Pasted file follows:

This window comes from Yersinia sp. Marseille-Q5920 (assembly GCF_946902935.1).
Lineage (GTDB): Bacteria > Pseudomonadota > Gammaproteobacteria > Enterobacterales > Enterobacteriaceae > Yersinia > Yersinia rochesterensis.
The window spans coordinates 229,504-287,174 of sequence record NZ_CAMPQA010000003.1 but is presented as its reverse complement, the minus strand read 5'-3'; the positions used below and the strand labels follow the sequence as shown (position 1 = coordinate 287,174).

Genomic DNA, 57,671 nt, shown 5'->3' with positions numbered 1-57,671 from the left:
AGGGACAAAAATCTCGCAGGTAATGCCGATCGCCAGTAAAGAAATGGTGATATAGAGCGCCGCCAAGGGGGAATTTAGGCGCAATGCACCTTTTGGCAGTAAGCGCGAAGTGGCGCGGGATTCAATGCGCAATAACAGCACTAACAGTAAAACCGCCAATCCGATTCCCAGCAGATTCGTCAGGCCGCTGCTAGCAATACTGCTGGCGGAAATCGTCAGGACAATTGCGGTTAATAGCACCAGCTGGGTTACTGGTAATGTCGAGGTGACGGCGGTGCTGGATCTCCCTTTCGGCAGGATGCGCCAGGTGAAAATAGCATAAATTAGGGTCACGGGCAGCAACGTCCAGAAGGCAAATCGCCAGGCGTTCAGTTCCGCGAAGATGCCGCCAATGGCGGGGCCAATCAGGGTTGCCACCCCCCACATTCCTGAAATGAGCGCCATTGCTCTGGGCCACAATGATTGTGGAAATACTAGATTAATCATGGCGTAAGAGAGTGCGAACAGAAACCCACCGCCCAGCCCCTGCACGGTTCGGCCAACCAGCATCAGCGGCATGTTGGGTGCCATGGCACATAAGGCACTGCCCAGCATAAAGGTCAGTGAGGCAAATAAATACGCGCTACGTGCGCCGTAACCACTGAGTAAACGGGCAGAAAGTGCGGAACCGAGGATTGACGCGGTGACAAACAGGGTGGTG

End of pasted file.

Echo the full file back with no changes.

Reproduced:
This window comes from Yersinia sp. Marseille-Q5920 (assembly GCF_946902935.1).
Lineage (GTDB): Bacteria > Pseudomonadota > Gammaproteobacteria > Enterobacterales > Enterobacteriaceae > Yersinia > Yersinia rochesterensis.
The window spans coordinates 229,504-287,174 of sequence record NZ_CAMPQA010000003.1 but is presented as its reverse complement, the minus strand read 5'-3'; the positions used below and the strand labels follow the sequence as shown (position 1 = coordinate 287,174).

Genomic DNA, 57,671 nt, shown 5'->3' with positions numbered 1-57,671 from the left:
AGGGACAAAAATCTCGCAGGTAATGCCGATCGCCAGTAAAGAAATGGTGATATAGAGCGCCGCCAAGGGGGAATTTAGGCGCAATGCACCTTTTGGCAGTAAGCGCGAAGTGGCGCGGGATTCAATGCGCAATAACAGCACTAACAGTAAAACCGCCAATCCGATTCCCAGCAGATTCGTCAGGCCGCTGCTAGCAATACTGCTGGCGGAAATCGTCAGGACAATTGCGGTTAATAGCACCAGCTGGGTTACTGGTAATGTCGAGGTGACGGCGGTGCTGGATCTCCCTTTCGGCAGGATGCGCCAGGTGAAAATAGCATAAATTAGGGTCACGGGCAGCAACGTCCAGAAGGCAAATCGCCAGGCGTTCAGTTCCGCGAAGATGCCGCCAATGGCGGGGCCAATCAGGGTTGCCACCCCCCACATTCCTGAAATGAGCGCCATTGCTCTGGGCCACAATGATTGTGGAAATACTAGATTAATCATGGCGTAAGAGAGTGCGAACAGAAACCCACCGCCCAGCCCCTGCACGGTTCGGCCAACCAGCATCAGCGGCATGTTGGGTGCCATGGCACATAAGGCACTGCCCAGCATAAAGGTCAGTGAGGCAAATAAATACGCGCTACGTGCGCCGTAACCACTGAGTAAACGGGCAGAAAGTGCGGAACCGAGGATTGACGCGGTGACAAACAGGGTGGTG